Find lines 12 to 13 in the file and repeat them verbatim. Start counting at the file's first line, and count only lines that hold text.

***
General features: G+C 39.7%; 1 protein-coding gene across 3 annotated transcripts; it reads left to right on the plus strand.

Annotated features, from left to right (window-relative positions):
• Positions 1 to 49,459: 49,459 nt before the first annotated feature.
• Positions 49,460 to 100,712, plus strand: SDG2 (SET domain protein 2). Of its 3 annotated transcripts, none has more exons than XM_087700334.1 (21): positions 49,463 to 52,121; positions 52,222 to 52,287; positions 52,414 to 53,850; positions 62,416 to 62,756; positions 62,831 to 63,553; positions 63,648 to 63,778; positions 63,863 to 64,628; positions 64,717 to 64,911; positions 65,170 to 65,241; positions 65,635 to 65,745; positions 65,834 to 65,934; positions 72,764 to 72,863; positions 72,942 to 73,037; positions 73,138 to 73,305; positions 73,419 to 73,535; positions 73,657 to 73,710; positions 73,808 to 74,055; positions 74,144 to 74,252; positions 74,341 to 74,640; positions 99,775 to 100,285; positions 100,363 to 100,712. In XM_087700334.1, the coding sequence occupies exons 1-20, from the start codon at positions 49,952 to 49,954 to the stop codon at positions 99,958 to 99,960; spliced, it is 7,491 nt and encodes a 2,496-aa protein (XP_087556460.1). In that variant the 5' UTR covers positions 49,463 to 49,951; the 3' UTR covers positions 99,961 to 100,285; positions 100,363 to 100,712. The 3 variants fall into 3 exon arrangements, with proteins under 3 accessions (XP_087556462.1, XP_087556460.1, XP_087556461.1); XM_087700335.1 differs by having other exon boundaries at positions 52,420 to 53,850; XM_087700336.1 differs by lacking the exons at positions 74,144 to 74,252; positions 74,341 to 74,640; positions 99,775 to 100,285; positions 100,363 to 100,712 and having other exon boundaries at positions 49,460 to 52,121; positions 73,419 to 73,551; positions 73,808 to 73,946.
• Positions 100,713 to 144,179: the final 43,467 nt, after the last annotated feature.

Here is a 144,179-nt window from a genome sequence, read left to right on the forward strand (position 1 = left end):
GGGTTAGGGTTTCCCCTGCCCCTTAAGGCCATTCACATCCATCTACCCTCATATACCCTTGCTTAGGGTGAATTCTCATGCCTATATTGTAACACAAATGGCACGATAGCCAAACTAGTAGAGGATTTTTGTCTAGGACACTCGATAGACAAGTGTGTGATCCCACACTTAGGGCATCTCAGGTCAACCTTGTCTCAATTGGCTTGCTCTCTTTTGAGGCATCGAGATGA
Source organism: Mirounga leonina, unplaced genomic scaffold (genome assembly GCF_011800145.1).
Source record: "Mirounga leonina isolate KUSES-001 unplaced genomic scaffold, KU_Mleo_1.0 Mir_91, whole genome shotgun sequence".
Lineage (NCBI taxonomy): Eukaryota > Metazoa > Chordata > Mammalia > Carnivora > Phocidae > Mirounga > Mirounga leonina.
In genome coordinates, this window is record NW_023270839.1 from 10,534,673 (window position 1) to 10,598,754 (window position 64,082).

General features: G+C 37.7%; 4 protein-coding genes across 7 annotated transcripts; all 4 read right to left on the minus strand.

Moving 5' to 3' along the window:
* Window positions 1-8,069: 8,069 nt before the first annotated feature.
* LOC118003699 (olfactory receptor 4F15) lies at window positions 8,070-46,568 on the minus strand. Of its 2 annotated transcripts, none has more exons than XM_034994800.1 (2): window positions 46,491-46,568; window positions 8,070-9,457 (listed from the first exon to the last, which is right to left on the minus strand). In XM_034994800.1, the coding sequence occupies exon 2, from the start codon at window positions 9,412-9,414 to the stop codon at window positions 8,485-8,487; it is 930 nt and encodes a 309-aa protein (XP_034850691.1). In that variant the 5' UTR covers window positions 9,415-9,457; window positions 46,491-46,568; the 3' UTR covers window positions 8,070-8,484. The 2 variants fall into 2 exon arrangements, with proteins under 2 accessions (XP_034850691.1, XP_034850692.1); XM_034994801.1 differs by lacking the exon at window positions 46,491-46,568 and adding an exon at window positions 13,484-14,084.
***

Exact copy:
General features: G+C 37.7%; 4 protein-coding genes across 7 annotated transcripts; all 4 read right to left on the minus strand.

Moving 5' to 3' along the window: